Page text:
I've read many stories about people asking their toddlers if they remember being born, with the surprising result that many young children can recall details of their births that they would have no way of knowing otherwise. It's commonly believed that children don't remember much from their early childhoods, but research is starting show that isn't true.

So things like this really make me wonder how much Carter remembers. Does he remember being cut from my body far too early, isolated from human touch and warmth for so long? Does he remember painful procedures, the few blissful hours a day when he would sleep on my chest, the sound of the machines in the NICU?

When we brought him home from the hospital, he would not let us put him down. He demanded that we hold him 24/7 for months, and so we did. I think he was in constant contact with a human being for most of the first year of his life. He needed it so badly, and we were happy to provide him that security.

He hates loud noises, hissing sounds, and is incredibly disturbed by machines like vacuum cleaners, blenders, and hair dryers. He talks a lot about things that are "loud", many of which aren't actually that loud at all, but sort of hissing or continuous in nature, and I can't help but wonder if he is reminded of the sounds of machinery in the NICU when he hears those "loud" things.

I've often wondered what the legacy of his NICU stay would be, but it wasn't until now that I considered it might be something other than developmental. :-/
I was waiting for Mothering Magazine to say something about the recent news items about the relationship between circumcision and HIV. As usual, they lay out the facts and talk about what the science really says: The Truth About Circumcision and HIV: Some argue that recent studies support universal circumcision. The evidence disagrees.

If you've been reading this LJ for any length of time, you know that I was committed to a natural birth before I developed pre-eclampsia with Carter. Unfortunately, his very small size meant a vertical incision was required, which rules out a chance of a VBAC in the future. (I am aware that there are successful HBACs after vertical incisions, but I'm not willing to do a home birth after my experience -- and that's if I'm lucky enough to go full term AND if I'm lucky enough to actually get pregnant again.)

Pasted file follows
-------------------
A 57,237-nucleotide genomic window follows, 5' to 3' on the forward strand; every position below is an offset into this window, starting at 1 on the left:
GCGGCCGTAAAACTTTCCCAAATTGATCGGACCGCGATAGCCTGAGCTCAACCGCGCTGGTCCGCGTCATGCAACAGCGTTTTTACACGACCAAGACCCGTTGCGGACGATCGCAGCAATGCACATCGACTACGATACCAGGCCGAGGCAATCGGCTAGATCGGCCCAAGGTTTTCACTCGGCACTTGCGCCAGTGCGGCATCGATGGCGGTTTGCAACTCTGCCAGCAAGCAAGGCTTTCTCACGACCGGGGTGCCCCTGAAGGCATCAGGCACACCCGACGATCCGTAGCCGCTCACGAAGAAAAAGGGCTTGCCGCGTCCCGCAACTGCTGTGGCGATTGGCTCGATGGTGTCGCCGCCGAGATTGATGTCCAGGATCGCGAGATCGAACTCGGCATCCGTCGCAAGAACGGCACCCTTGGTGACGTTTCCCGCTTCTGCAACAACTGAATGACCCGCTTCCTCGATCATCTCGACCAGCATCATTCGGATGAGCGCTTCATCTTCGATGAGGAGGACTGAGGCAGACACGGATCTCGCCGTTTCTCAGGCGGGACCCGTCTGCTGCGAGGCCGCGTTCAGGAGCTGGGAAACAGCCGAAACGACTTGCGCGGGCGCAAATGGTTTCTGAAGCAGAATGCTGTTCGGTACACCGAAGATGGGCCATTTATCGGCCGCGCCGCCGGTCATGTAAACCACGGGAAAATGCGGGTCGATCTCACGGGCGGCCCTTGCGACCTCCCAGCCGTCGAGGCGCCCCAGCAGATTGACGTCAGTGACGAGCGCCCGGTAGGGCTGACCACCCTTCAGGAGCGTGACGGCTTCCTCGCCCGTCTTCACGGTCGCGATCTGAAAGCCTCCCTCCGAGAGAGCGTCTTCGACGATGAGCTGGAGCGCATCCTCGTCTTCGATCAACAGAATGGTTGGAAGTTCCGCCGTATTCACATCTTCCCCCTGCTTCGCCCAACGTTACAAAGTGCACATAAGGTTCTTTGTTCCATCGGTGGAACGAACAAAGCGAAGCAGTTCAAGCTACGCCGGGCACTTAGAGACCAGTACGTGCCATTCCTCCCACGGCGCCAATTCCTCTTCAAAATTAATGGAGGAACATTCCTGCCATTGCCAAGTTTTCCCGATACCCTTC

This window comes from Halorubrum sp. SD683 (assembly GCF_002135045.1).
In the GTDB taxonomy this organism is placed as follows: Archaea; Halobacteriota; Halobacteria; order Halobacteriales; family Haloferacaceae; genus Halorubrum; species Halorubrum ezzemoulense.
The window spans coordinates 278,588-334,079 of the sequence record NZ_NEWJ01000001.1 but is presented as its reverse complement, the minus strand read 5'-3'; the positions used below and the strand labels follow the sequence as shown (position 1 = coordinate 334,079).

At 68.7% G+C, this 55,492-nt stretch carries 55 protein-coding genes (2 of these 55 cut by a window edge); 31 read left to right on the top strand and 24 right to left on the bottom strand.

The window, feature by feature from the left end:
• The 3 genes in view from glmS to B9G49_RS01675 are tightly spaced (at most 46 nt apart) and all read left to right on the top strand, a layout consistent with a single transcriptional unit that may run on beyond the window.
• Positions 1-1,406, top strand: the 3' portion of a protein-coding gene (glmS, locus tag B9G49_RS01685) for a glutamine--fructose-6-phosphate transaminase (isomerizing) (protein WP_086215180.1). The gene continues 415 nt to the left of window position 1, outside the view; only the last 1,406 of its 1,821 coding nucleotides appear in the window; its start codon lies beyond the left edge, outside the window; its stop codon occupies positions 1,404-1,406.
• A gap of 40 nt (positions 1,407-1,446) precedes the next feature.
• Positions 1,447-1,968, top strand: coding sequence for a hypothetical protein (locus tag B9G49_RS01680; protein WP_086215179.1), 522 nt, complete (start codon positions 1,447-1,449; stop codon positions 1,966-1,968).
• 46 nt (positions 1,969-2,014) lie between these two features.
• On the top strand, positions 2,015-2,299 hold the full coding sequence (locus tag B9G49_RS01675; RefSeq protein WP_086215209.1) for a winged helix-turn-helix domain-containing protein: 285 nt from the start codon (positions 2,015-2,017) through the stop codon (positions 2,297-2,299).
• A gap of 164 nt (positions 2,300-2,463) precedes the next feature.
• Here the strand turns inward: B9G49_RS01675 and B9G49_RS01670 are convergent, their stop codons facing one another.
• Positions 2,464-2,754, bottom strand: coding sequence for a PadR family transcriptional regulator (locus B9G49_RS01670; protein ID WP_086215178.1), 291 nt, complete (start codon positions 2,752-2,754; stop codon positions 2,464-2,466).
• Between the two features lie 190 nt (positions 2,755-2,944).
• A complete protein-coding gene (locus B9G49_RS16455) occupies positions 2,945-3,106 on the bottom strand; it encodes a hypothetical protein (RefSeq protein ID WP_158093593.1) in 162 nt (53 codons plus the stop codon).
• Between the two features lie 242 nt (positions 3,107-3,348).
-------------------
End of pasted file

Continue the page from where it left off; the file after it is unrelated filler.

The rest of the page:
I was pretty devastated about the loss of my ability to give birth, but I'm moving on. And part of my moving on is reading about planned c-sections that are gentle, respect the baby's journey into the world, and are family-centered and baby-friendly (in the WHO sense). In other words, as close as I can get to the birth experience I used to dream about. Here are some interesting links:

http://www.ican-online.org/pregnancy/family-centered-cesarean
http://www.timesonline.co.uk/tol/life_and_style/health/article6028478.ece
http://www.eheart.com/cesarean/oliver.html

Until reading this stuff, I never thought about writing a birth plan for a c-section, or having a doula present. This is really giving me hope that I might be able to have a positive birth experience someday!

*sigh*

Aug. 3rd, 2008 01:03 pm
I think I might have to stop watching [livejournal.com profile] naturalbirth. It's hard to read posts there about beautiful births and not be bitter about my own -- or bitter about the fact that I will never have one.

But the worst part is that I feel like I have nothing to contribute any more. When everyone is talking about how awesome it was to be able to just trust that their pregnant bodies were doing what they were designed to do, all I can say is that I can't trust my own any more. After all, I felt wonderful, even when I was checking myself into the hospital. But the reality was that I was dying, and taking Carter with me.

So I now have a perspective and an experience that doesn't seem to mesh well with everyone else in that group, even though I believe so strongly in what they stand for. *sigh*